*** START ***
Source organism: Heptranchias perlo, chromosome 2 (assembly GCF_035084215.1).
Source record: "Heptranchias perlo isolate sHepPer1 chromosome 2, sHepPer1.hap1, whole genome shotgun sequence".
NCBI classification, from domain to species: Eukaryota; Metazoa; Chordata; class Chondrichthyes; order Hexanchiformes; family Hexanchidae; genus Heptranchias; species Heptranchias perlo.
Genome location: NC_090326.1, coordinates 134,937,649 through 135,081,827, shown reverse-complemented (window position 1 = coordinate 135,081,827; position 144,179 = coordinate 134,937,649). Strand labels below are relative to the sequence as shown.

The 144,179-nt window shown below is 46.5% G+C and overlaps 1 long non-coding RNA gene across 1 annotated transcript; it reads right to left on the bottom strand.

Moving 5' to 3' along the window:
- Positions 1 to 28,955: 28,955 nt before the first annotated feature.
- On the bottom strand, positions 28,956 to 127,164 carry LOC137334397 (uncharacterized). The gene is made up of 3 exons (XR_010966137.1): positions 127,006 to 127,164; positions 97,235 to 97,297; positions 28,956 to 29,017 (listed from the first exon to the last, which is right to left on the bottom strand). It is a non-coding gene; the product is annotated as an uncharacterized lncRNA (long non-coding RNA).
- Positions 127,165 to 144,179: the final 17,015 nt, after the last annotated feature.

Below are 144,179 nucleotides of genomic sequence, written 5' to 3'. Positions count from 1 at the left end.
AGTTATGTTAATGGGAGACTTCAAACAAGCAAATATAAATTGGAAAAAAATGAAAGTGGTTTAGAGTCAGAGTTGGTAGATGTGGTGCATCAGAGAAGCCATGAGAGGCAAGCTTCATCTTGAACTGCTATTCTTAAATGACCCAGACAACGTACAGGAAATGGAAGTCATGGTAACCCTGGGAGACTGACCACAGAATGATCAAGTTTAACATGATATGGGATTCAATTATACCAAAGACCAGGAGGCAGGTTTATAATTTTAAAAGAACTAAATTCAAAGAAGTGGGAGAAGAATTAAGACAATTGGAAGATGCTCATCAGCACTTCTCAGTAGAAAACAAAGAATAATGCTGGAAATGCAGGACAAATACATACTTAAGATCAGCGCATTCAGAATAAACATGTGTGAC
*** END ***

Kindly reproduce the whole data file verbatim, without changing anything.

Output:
Source organism: Heptranchias perlo, chromosome 2 (assembly GCF_035084215.1).
Source record: "Heptranchias perlo isolate sHepPer1 chromosome 2, sHepPer1.hap1, whole genome shotgun sequence".
NCBI classification, from domain to species: Eukaryota; Metazoa; Chordata; class Chondrichthyes; order Hexanchiformes; family Hexanchidae; genus Heptranchias; species Heptranchias perlo.
Genome location: NC_090326.1, coordinates 134,937,649 through 135,081,827, shown reverse-complemented (window position 1 = coordinate 135,081,827; position 144,179 = coordinate 134,937,649). Strand labels below are relative to the sequence as shown.

The 144,179-nt window shown below is 46.5% G+C and overlaps 1 long non-coding RNA gene across 1 annotated transcript; it reads right to left on the bottom strand.

Moving 5' to 3' along the window:
- Positions 1 to 28,955: 28,955 nt before the first annotated feature.
- On the bottom strand, positions 28,956 to 127,164 carry LOC137334397 (uncharacterized). The gene is made up of 3 exons (XR_010966137.1): positions 127,006 to 127,164; positions 97,235 to 97,297; positions 28,956 to 29,017 (listed from the first exon to the last, which is right to left on the bottom strand). It is a non-coding gene; the product is annotated as an uncharacterized lncRNA (long non-coding RNA).
- Positions 127,165 to 144,179: the final 17,015 nt, after the last annotated feature.

Below are 144,179 nucleotides of genomic sequence, written 5' to 3'. Positions count from 1 at the left end.
AGTTATGTTAATGGGAGACTTCAAACAAGCAAATATAAATTGGAAAAAAATGAAAGTGGTTTAGAGTCAGAGTTGGTAGATGTGGTGCATCAGAGAAGCCATGAGAGGCAAGCTTCATCTTGAACTGCTATTCTTAAATGACCCAGACAACGTACAGGAAATGGAAGTCATGGTAACCCTGGGAGACTGACCACAGAATGATCAAGTTTAACATGATATGGGATTCAATTATACCAAAGACCAGGAGGCAGGTTTATAATTTTAAAAGAACTAAATTCAAAGAAGTGGGAGAAGAATTAAGACAATTGGAAGATGCTCATCAGCACTTCTCAGTAGAAAACAAAGAATAATGCTGGAAATGCAGGACAAATACATACTTAAGATCAGCGCATTCAGAATAAACATGTGTGAC